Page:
The cute but well-designed iPad mini 6 probably wasn’t supposed to make headlines at Apple’s California Dreaming event on Tuesday. However, with much of Apple’s smaller tablet having been upgraded or traded in, this is arguably the most interesting of all the products the company has announced.
I have often overlooked the iPad mini in the past. The iPad mini (2019) wasn’t on my shortlist at all when looking for a new personal tablet, and it’s the only iPad not on Tom’s Guide’s list of best tablets. But the arrival of the new iPad mini seems to want to change everything.
First of all, the new design of the iPad mini brings it up to date. It now looks like Apple’s iPad Air and iPad Pro, ditching the ugly bezels that really should have gotten away from the new base iPad. As a result, the screen has also gotten bigger, from 7.9 inches to 8.3 inches on the 2019 iPad mini. This is a huge change in quality of life up front, giving users more time. space in roughly the same frame size.
You can also enjoy this modern looking screen with a modern stylus as the mini now also supports the second generation Apple Pencil, a big improvement over the original. It is more compact and can be stored and charged by a magnetic connector on the edge of the tablet. It is much more convenient than the first generation pencil which does not have a convenient storage function and has to be recharged through the Lightning connector of the regular iPad.
There will also be a big step forward in computing power, thanks to the new A15 Bionic chipset built into the iPad mini. The latest model used an A12 Bionic chip, which was already a year old when it appeared in this version. This iPad gets the A15 chip at the same time it debuts in the iPhone 13, so it’s as powerful an iPad as it gets without buying the M1 powered iPad Pro.
Another iPad Pro feature stolen by the iPad mini 6 (and iPad 9) is Center Stage for the front camera. It allows iPad to control the zoom level of your video feed while on a call or recording you, letting it follow you around the space and adjusting as people enter or exit the frame. From what I’ve seen of this feature on the iPad Pro, it’s very effective, so it’s good to see it roll out to more models.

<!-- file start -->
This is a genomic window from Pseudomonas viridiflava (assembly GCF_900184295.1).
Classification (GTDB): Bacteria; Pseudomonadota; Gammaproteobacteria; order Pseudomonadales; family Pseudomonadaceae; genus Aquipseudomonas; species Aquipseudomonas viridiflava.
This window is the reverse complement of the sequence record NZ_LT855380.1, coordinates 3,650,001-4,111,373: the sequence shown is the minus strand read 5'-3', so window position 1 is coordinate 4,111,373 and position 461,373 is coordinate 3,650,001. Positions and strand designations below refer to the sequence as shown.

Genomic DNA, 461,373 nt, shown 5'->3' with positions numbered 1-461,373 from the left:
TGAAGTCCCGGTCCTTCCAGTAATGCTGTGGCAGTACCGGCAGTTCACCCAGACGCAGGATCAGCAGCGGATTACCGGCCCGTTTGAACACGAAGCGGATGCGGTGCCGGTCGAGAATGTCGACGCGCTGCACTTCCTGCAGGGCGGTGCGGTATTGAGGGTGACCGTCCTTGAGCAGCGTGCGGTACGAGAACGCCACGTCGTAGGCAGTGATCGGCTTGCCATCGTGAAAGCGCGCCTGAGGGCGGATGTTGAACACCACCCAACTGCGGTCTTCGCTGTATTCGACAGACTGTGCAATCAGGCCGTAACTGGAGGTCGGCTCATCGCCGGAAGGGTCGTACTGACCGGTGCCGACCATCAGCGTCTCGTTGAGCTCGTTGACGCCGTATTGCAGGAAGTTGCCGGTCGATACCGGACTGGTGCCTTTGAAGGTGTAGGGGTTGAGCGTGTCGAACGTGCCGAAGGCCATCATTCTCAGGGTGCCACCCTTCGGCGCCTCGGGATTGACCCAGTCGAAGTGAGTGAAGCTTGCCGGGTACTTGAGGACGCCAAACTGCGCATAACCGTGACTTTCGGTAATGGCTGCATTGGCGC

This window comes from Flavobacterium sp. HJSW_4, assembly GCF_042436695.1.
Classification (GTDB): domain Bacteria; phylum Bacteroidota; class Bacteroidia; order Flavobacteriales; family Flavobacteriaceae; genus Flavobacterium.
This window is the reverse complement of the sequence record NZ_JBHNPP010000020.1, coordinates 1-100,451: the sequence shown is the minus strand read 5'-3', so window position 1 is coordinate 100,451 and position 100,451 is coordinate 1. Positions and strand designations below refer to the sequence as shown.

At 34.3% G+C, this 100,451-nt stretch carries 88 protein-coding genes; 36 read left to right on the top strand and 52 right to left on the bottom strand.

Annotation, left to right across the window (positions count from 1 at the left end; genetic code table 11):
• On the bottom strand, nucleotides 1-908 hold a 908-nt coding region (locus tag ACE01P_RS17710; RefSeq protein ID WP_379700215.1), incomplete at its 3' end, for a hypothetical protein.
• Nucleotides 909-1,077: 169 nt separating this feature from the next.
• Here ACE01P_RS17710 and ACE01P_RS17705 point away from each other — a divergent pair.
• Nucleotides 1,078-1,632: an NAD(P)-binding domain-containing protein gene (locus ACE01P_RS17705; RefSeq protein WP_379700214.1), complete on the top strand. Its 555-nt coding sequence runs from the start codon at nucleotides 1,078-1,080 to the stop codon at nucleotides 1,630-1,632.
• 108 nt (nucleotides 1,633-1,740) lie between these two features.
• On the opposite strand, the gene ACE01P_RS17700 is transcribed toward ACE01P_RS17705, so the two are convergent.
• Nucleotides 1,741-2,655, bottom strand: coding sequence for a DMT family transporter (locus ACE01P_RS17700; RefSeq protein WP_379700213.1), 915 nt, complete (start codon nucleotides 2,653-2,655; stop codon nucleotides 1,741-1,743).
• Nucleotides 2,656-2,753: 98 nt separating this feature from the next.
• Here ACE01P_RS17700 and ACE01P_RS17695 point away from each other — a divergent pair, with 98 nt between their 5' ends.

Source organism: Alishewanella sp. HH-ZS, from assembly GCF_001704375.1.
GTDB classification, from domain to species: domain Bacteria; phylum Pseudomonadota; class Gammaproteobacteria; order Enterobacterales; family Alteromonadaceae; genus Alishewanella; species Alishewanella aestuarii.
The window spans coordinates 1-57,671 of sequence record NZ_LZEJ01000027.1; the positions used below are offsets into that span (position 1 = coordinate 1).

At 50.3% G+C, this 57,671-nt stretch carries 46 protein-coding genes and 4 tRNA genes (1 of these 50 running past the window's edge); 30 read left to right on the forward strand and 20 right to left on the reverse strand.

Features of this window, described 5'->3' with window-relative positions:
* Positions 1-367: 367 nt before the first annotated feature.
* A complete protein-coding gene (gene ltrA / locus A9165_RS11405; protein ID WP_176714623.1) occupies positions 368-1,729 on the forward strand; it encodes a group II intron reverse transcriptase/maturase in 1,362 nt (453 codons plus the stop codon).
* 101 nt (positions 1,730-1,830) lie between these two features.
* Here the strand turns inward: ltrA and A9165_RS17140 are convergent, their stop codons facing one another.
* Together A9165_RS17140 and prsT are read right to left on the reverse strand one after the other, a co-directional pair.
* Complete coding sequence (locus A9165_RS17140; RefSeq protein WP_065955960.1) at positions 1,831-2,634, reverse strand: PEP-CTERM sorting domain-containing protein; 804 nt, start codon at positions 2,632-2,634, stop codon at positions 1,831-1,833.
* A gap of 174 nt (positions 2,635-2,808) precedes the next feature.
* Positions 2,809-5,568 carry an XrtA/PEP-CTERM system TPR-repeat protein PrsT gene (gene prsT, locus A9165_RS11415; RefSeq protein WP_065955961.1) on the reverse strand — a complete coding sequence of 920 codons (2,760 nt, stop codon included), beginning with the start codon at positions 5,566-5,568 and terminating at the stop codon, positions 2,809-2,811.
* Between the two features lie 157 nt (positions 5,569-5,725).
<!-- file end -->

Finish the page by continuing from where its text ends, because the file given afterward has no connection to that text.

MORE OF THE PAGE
While not the most exciting change, swapping out a USB-C port will prove to be quite useful. It will be much easier to charge the iPad mini with whatever cable you have around you, and as Apple showed in its presentation, it allows the mini to work with a lot of new accessories that it doesn’t have. had no possibility to use before. .
The only thing missing is a keyboard case, like other iPads, although this could be because the mini is too small to have functional and ergonomic keys. It would also be kind of Apple if it came up with a 128GB storage model, rather than leaving users struggling to choose between a pathetic 64GB base version or the 256GB version that adds 150. $ additional to the price. It’s frustrating, but we’ll just have to swallow it as room for improvement for future generations.
I’m excited about the changes to the iPhone 13 lineup, especially what Apple has done with the iPhone 13 cameras and the new 120Hz ProMotion display on the Pro models. The Apple Watch 7, although it has seen only moderate changes from last year, also looks attractive. The less said about the new base iPad the better, although it has received some interesting upgrades. Even with all of that in mind, I’m still convinced the iPad mini was the star of the show.
- Zoom security issues: Everything that’s gone wrong (so far)
- Which iPad should you buy? iPad vs. iPad mini vs. iPad Air vs. iPad Pro
- iPad 9 vs iPad Air 4: Which iPad is right for you?
- Apple iPad mini 6 (2021) review: Awesome and ultraportable
- iPad mini (2021) vs iPad mini (2019): which small tablet is best for you?